Private investigators were used by councils across the region but Bradford-based investigator Yin Johnson said many authorities also had services in house, which may suggest the employment of such methods was far higher.
A freedom of information request sent to all Yorkshire councils by the Yorkshire Post revealed that between 2016 and September 2020, at least £317,072.25 was spent on private investigators.
In 2016, the total figure was £55,380.20, rising to £68,335.39 in 2017, £68,649.27 in 2018, and £75,823.20 in 2019.
For the partial period of 2020, £48,884.19 had been spent.
And the Taxpayers’ Alliance said: "Taxpayers will be concerned that Yorkshire councils are spending large sums playing Poirot."
Sheffield and Kirklees councils were the highest spenders, putting £196,709 and £104,028.46 towards these costs over the full period respectively.
Sheffield City Council was unable to confirm for what reasons private investigators were used, but at Kirklees “contractors are primarily used for effecting service of court papers on defendants and other parties”.
The council said this can involve “making enquiries to establish the whereabouts of an individual” but added: “These contractors are not generally used for other investigations, or for conducting covert surveillance.”
And a spokesman said: “Whilst we cannot comment on other authorities, it is likely that they will have similar costs for this type of work. However, due to their supplier being known by a different name locally, they may not have not included them in their response.”
Councils in Leeds, Barnsley, Harrogate, and Ryedale had also used private investigators, while all other councils either did not respond or had no recorded payments for such services over the almost five years.
In Harrogate, £7,000 was spent in 2018 when “an investigation was required in relation to a serious complaint received”.
In Leeds, £6,709.79 was spent over the course of the time period, but no further information could be given due to child protection.
While in Barnsley, £1,925 was spent in 2019 for “validation of a claimant’s injuries in connection with an insurance claim”.
Just £700 was used in Ryedale in 2016 to serve an enforcement notice abroad.
Jeremy Hutton, policy analyst at the TaxPayers' Alliance said: "There may be circumstances where it is appropriate to hire private investigators. But it seems to have become the norm for some councils.
"Local authorities should not pay over the odds for external investigators, especially for tasks that could potentially be fulfilled in-house."
But Mrs Johnson, who has run JJ Associates International with her husband Phil since 1987, said that for many councils, using in-house legal services was the usual way of operating - and that taking advantage of the skills of PIs often saved authorities money in the long run.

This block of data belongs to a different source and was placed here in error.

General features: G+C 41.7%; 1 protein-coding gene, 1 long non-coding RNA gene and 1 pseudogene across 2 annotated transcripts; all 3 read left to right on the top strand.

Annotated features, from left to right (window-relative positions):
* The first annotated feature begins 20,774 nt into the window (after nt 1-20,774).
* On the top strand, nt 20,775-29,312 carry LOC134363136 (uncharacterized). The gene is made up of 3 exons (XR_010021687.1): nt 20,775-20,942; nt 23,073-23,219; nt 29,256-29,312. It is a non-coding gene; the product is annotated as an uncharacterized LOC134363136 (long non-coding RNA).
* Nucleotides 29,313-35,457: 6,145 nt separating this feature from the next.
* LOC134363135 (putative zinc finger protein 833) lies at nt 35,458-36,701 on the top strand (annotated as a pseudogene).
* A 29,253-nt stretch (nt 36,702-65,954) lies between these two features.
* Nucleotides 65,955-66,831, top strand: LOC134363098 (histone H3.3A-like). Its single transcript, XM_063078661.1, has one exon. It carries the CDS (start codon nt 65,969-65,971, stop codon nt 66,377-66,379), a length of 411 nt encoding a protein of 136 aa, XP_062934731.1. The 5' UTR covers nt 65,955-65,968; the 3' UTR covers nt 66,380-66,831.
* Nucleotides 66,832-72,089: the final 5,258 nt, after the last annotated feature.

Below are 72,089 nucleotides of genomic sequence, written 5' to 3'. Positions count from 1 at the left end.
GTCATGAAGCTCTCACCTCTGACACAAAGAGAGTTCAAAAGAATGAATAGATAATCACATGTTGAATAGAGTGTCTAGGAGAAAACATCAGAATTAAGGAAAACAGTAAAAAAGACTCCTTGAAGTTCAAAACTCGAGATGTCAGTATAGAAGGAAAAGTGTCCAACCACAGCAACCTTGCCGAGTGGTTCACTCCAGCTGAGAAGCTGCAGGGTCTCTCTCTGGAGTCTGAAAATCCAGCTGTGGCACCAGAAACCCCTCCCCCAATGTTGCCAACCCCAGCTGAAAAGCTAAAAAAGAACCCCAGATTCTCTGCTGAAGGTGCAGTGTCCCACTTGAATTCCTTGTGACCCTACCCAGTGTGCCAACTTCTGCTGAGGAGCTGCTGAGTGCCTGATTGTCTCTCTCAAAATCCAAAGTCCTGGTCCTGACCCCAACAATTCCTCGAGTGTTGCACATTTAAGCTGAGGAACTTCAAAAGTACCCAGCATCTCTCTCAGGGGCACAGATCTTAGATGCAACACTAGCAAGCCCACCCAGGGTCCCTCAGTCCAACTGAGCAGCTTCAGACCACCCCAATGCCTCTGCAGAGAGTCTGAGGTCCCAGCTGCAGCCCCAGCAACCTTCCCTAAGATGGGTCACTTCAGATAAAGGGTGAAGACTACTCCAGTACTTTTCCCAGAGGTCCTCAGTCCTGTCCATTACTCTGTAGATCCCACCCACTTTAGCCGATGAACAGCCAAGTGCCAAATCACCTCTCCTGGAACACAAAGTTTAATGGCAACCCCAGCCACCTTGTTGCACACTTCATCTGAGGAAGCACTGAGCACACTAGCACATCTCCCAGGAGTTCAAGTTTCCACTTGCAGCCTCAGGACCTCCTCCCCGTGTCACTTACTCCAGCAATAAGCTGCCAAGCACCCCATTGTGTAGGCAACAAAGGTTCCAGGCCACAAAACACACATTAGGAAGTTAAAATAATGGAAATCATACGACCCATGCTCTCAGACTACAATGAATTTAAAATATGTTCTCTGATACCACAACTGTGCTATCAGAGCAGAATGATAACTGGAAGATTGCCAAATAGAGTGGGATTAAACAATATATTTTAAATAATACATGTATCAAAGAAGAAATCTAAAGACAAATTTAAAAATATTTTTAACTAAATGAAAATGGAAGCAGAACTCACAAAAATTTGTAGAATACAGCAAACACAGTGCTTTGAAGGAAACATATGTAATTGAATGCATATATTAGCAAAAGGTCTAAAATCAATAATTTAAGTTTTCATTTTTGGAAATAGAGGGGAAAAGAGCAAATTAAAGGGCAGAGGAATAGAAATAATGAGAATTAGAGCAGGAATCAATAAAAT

She said: “In my experience they have somebody in the office go out and do an investigation, and then they've called upon someone like me to comment.”
But she had worked with councils in the past, as well as Government bodies, and said one example of use of an investigator would be when travellers moved on to council land.
“It's a commercial thing, because it's commercial property. And if travellers come, say, on to a car park in the middle of Leeds, the council then decides ‘we need to remove these people, they shouldn't be there, they're trespassing’,” she said.
“So then, it's a very old law, we have to serve the piece of land to get rid of whoever's come onto there illegally, so court papers are then issued.
“And we have to go about it in a very old fashioned manner, you would think that we'd have to go and contact the people themselves, but it's actually the land and that involves placing three sticks of wood or various parts of the land.”
She said she had also in the past been employed by councils in North Yorkshire to serve eviction notices if tenants had not paid their rent.
“We’ve done different things to do with council workers that have come through an external law firm, where we've done the surveillance on particular targets and that's been paying sickness benefits to a person, and the council's been informed that this person is not actually sick, for example somebody has got a bad back and some work colleague has seen them at the sports hall in work time playing squash or sitting at the riverbank fishing,” she said.
“And at the end of the day it’s a lot of money on salary if they're claiming from day one to their retirement, that can go into the hundreds of thousands.”
She added: “The councils are paying out on a particular job a smaller fee, it might only be one per cent of the potential amount, and it's the same with the insurance companies.
“We used to work for HMRC, that was related to taxes, and it can be a massive amount of money that they're trying to claim.”
Other councils were contacted for comment.